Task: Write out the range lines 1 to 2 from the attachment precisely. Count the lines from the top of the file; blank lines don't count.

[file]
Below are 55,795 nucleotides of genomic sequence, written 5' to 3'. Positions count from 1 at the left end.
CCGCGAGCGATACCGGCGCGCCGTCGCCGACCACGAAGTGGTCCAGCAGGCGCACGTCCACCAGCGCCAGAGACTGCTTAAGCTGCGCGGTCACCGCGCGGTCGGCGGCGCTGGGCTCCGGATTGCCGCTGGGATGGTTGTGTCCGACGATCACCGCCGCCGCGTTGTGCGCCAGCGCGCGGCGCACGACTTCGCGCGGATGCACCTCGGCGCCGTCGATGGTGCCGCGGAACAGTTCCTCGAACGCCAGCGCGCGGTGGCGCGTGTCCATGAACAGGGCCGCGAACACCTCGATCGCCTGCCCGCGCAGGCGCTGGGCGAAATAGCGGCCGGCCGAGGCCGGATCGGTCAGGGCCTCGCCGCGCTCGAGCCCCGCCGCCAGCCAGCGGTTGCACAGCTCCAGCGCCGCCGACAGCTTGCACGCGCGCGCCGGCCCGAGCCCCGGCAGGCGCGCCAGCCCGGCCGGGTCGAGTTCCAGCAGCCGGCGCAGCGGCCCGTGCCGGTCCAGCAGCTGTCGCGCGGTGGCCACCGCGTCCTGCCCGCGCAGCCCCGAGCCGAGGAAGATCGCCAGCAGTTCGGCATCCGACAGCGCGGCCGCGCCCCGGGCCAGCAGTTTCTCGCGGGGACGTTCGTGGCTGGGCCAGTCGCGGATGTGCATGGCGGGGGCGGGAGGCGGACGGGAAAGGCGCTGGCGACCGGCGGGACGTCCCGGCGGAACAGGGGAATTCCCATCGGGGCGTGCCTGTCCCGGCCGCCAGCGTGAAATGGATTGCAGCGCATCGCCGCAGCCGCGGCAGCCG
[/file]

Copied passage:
Below are 55,795 nucleotides of genomic sequence, written 5' to 3'. Positions count from 1 at the left end.
CCGCGAGCGATACCGGCGCGCCGTCGCCGACCACGAAGTGGTCCAGCAGGCGCACGTCCACCAGCGCCAGAGACTGCTTAAGCTGCGCGGTCACCGCGCGGTCGGCGGCGCTGGGCTCCGGATTGCCGCTGGGATGGTTGTGTCCGACGATCACCGCCGCCGCGTTGTGCGCCAGCGCGCGGCGCACGACTTCGCGCGGATGCACCTCGGCGCCGTCGATGGTGCCGCGGAACAGTTCCTCGAACGCCAGCGCGCGGTGGCGCGTGTCCATGAACAGGGCCGCGAACACCTCGATCGCCTGCCCGCGCAGGCGCTGGGCGAAATAGCGGCCGGCCGAGGCCGGATCGGTCAGGGCCTCGCCGCGCTCGAGCCCCGCCGCCAGCCAGCGGTTGCACAGCTCCAGCGCCGCCGACAGCTTGCACGCGCGCGCCGGCCCGAGCCCCGGCAGGCGCGCCAGCCCGGCCGGGTCGAGTTCCAGCAGCCGGCGCAGCGGCCCGTGCCGGTCCAGCAGCTGTCGCGCGGTGGCCACCGCGTCCTGCCCGCGCAGCCCCGAGCCGAGGAAGATCGCCAGCAGTTCGGCATCCGACAGCGCGGCCGCGCCCCGGGCCAGCAGTTTCTCGCGGGGACGTTCGTGGCTGGGCCAGTCGCGGATGTGCATGGCGGGGGCGGGAGGCGGACGGGAAAGGCGCTGGCGACCGGCGGGACGTCCCGGCGGAACAGGGGAATTCCCATCGGGGCGTGCCTGTCCCGGCCGCCAGCGTGAAATGGATTGCAGCGCATCGCCGCAGCCGCGGCAGCCG